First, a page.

Salmon lost the race by taking a hard right turn
Tucson, Arizona Sunday, 17 November 2002
By Michael Paranzino
SPECIAL TO THE ARIZONA DAILY STAR
The Matt Salmon who lost the governor's race to Janet Napolitano bears little
resemblance to the Congressman Salmon I worked under for five years.
The Salmon campaign turned away from Salmon's roots and his successful
congressional record, reinventing him as a hard-right politician.
The result was a stampede of moderates to Napolitano's candidacy, delivering her
Consider the stunning nature of Salmon's defeat. Arizona is a state with a
GOP voter registration advantage.
Nationwide, moderates and independents embraced the GOP, resulting in historic
Salmon received two campaign appearances by an enormously popular
Yet in Maricopa County, where Republicans outnumber Democrats by 14
percent, Salmon mustered only a four- point margin. Moderates had rejected him.
Obviously, in politics, you must first secure your base, and for Salmon, that is
Salmon had secured his base by April 2, when his most serious Republican threat,
Sheriff Joe Arpaio, announced he would not run for governor. (Arizona's five
GOP Congressmen and former Attorney General Grant Woods had already opted
not to challenge Salmon.)
A poll released that week had Salmon leading his closest Republican rival by 19
points among likely voters.
At that point, with the conservative vote secure, Salmon should have moved
aggressively to remind the moderates who had always backed him that he was still
After all, Salmon had a long history of confounding those who tried to
him as a right-winger.
This was a congressman who had forced the Environmental Protection Agency to
clean up a toxic waste site in Tempe, and who was a leading proponent of
He had worked to save a school for homeless children in Phoenix, and
courageously led a ballot initiative to teach immigrant children in English, a
that won with 63 percent of the vote two years ago.
Salmon had quietly lobbied to pass cancer research legislation in both
D.C., and Arizona, and consistently voted against big tobacco.
He had sponsored a welfare reform provision targeting the assets of deadbeat
dads (which the campaign foolishly renamed "deadbeat parents"), and gave a
young "welfare mom" the chance she needed by hiring her for his congressional
Salmon had led the ouster of former Speaker of the House Newt Gingrich not
because Gingrich was insufficiently conservative - as Salmon critics suggested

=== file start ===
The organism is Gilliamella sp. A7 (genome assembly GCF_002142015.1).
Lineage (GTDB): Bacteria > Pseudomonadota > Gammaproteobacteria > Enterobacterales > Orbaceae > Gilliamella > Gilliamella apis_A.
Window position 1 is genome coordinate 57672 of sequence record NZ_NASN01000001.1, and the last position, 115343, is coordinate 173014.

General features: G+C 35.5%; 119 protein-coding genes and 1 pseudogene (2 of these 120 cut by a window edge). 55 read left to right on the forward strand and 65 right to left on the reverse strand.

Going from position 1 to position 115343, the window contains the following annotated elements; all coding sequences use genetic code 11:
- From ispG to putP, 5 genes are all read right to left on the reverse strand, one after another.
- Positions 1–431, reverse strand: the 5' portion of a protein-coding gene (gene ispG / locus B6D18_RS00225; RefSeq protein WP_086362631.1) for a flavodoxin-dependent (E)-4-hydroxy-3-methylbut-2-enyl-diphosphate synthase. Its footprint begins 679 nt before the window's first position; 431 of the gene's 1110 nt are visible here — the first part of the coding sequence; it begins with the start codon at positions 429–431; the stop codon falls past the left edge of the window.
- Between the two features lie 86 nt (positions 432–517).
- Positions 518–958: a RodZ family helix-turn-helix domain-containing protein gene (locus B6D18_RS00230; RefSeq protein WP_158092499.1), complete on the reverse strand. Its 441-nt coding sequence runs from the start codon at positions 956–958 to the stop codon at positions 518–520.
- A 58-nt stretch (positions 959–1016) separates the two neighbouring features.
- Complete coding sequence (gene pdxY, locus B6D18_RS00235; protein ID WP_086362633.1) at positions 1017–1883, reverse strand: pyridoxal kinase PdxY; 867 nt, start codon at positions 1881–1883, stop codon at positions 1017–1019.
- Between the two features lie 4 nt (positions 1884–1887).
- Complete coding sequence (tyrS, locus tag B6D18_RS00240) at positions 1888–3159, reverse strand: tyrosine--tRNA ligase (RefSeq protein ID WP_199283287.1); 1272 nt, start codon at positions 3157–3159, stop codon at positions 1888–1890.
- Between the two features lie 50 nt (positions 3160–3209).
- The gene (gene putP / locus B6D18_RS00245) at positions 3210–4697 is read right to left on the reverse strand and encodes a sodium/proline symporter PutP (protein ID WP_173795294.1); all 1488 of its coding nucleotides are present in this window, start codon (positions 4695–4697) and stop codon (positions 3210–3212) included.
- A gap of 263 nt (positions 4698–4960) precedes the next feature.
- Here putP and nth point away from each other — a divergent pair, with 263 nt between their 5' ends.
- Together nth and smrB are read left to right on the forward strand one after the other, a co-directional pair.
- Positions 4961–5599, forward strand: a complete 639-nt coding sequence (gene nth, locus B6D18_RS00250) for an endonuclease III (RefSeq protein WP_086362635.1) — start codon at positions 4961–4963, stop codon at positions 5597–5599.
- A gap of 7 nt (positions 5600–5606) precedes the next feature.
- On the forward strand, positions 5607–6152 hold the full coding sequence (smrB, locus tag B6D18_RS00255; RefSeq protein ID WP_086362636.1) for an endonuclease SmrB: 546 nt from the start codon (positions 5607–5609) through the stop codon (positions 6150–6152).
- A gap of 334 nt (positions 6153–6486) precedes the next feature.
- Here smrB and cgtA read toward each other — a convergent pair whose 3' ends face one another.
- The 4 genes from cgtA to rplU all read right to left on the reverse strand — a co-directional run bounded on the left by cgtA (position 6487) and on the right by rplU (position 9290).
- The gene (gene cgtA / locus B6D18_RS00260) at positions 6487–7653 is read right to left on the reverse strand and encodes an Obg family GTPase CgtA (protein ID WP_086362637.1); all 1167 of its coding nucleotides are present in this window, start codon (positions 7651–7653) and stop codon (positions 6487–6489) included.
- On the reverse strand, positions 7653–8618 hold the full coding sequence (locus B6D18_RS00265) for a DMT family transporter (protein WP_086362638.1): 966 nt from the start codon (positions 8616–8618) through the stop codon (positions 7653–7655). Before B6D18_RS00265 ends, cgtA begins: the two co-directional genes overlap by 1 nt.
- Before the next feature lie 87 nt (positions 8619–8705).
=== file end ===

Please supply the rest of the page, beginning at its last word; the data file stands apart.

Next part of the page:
during the campaign - but because, as Salmon wrote in The New York Times in
1998, Gingrich had squandered an opportunity to get things done for the American
None of what had given Salmon his distinctive voice, and had won him
broad-based support, received significant attention from the Salmon campaign.
Instead, right through Election Day, they confined their man to the right wing.
day he appeared on a religious TV show suggesting that the election was a battle
between good and evil.
Another day Charlie Keating and Evan Mecham turned up at one of his
fundraisers. Bizarre. All the while, Janet Napolitano assiduously courted
The "new" Salmon had also become timid in offering policy proposals.
Salmon's "500,000 high-paying jobs" was a slogan, not a policy.
The campaign even ignored its one great idea, a provision Salmon had provided to
Sen. Dean Martin, to treat bail for rapists the same way Arizona treats bail for
This language became the heart of Proposition 103, which received more votes
than any other item on this year's ballot, winning 80 to 20 percent and
Salmon by 35 points.
The more than 900,000 Arizonans who voted for Prop. 103 never knew that
Salmon had provided the key language.
The final blow to the campaign came when the media reported that Salmon had
failed to register as a lobbyist.
Instead of forthrightly acknowledging the error and filing the form at once,
Arizona's most famous lobbyist declared that his lobbying was actually
The Salmon people had long admired as a breath of fresh air suddenly sounded
like a politician - the kiss of death among independent voters.
Salmon will have plenty to offer Arizona in the years ahead. But first, Arizona
needs the old Matt Salmon back.
* Michael Paranzino, a Washington, D.C.-based political consultant, was
Salmon's chief of staff until June 1999, and held a senior position in the
Salmon for Governor campaign until April 2002.